Oputu! Oputu!”

On the morning of our second day Ibrahim picked us up from the hotel in the 4×4 and about 45 minutes later we arrived at the gates of MercyHome. The main road to Waterloo is of a pretty good standard, compared with the minor roads that are little more than rutted dirt tracks scarred by gigantic craters. On our first visit back in December 2017, we experienced the track to the kids’ old home, which was incredibly rocky, and as we were being thrown about in the back of the car, our driver Ibrahim took great pleasure in telling us it was an “African massage, free of charge!” The drive from Tokeh to Waterloo also takes you through the bustling fishing village of Tombo, and later in the trip we would stop to buy fish for the kids.

Guided tour of MercyHome

On arrival at MercyHome (the exterior wall had even been painted with our logo!) we were greeted by the neighbouring children, totally excited and shouting, “Oputu! Oputu!”, which we learned means “white man”. Hassan and Ibrahim (young Ibrahim!)—both beaming from ear to ear—opened the metal gates for us and we drove inside the compound. It was another emotional reunion with the kids, and we met the MercyHome dogs for the first time, Nero and Lucky! (Little did the dogs know what we had planned for them later: a trip to the Sierra Leone Animal Welfare Society to get them castrated!) After several hugs and embraces, we were given a guided tour of the new home—the boys’ and girls’ quarters, kitchen, bathrooms, office and storage room—and we made a long list of what was still needed: from new charcoal stoves and floor mats to buckets and mattresses.

That evening, as the heavens opened and gave us our first taste of the rainy season, we met a young man named Timothy, who himself had grown up in an orphanage and who is now studying to be a pastor. Every week, rain or shine, Timothy visits the MercyHome kids to teach them music and dance. And once he had managed to dry out his keyboard, he wasted no time in roping myself and Valerie into a new dance routine, much to the amusement of the kids! It’s obvious just how much they all love Timothy’s visits, and what a great boost they are for the kids. We’re grateful for people like Timothy, who give so much of their time and ask nothing in return.

Conferences and mattresses

The following day would be a busy one, with an impromptu visit, together with home manager Pastor Obi, to a conference in Freetown—organised by the Ministry of Social Welfare, Gender and Children’s Affairs—for the launch of two new care and child welfare policies, and which also addressed some of the issues regarding the future of education in Sierra Leone. The key note address was given by the vice president of Sierra Leone and it proved to be an interesting morning. Afterwards we chatted to a couple of people who had already heard about MercyHome Freetown, and they were interested to know what we were doing and the progress we were making even at this early stage.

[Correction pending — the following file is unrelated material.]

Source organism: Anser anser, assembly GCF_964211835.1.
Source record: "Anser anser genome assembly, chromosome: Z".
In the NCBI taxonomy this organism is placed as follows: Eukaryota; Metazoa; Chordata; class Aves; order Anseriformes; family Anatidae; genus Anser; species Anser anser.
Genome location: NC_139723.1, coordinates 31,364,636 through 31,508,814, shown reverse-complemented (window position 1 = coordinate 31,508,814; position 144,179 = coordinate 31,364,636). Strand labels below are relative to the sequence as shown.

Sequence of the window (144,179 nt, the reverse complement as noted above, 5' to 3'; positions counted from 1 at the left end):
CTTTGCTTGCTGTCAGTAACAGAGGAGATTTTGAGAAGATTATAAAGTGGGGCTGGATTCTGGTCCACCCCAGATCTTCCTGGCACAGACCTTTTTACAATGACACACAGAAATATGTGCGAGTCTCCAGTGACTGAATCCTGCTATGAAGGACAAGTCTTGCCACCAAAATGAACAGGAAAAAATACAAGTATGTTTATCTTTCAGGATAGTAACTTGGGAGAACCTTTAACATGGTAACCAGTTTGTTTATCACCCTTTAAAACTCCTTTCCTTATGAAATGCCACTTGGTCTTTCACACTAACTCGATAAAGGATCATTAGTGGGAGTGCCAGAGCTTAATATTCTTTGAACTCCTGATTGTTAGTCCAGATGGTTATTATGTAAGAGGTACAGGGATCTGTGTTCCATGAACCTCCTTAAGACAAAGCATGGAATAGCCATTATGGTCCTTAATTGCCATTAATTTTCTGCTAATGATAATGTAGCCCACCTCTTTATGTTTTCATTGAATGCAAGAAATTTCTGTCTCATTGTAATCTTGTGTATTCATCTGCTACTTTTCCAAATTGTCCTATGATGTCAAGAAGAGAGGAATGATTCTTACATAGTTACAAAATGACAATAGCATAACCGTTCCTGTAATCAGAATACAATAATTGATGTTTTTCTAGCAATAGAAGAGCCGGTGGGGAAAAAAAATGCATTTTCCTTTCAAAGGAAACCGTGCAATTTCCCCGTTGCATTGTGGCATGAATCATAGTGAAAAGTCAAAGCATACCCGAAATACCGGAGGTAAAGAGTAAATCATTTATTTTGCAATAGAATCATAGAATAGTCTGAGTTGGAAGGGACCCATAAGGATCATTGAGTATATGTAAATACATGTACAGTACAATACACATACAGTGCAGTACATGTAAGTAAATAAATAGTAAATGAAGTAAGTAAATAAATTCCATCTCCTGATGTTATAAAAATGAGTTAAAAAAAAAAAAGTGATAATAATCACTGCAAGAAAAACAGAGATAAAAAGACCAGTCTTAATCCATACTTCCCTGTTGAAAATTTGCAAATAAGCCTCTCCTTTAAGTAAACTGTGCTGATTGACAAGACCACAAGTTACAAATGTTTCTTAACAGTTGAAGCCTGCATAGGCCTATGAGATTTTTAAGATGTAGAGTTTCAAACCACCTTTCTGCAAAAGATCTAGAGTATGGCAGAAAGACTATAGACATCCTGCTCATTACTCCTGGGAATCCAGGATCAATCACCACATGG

We left the conference about lunch time, and the heavens opened for us again. Ibrahim picked us up and we headed straight for the mattress factory. We must have been quite a sight, as Pastor Obi, Valerie and myself tried out the various densities of mattress in the factory, before placing an order for 16 new mattresses and pillows. We did not tell the kids about our factory visit, deciding to keep the new mattresses as a surprise for later.

Delivering some good news

Back at MercyHome, we gathered all of the children together in the girls’ parlour for our first meeting to discuss the progress we had made over the preceding weeks. Our sponsorship model is based on full and half sponsorships, and by the time of our July visit we had been able to find sponsors—albeit shared sponsorships for some—for ten of the children, and we were excited to deliver the good news in person. As I write (August), we have made even further progress and we are thrilled to have filled all of our sponsorship slots: each of the 15 children is now benefitting from a full sponsorship that covers food and education.

We went round in a circle and announced who had a new sponsor, and who as yet didn’t. It was lovely to see that there was absolutely no jealousy among them, and so despite a couple of disappointed faces, they were all happy for each other and incredibly excited to learn where their new sponsors came from. To make things educational, we had taken a world map, one where you can scratch off the countries you have been to. In this case, we asked each of the children to scratch off the country of their sponsor; they range far and wide, from the USA to France, Germany, Austria, Spain and the UK. Some of the children also received letters, photos and gifts from their sponsors, so it was an exciting time.

We spent the remainder of the afternoon relaxing and also teaching the kids how to play Cluedo; the rainy season was already in its early stages, so we had taken a few board games to keep them entertained during the wet, dreary months. The kids then got together to rehearse for the inauguration later in the week, and as the day came to an end and the light began to fade, Valerie and I headed back to Tokeh with Ibrahim.

Part 3, coming soon…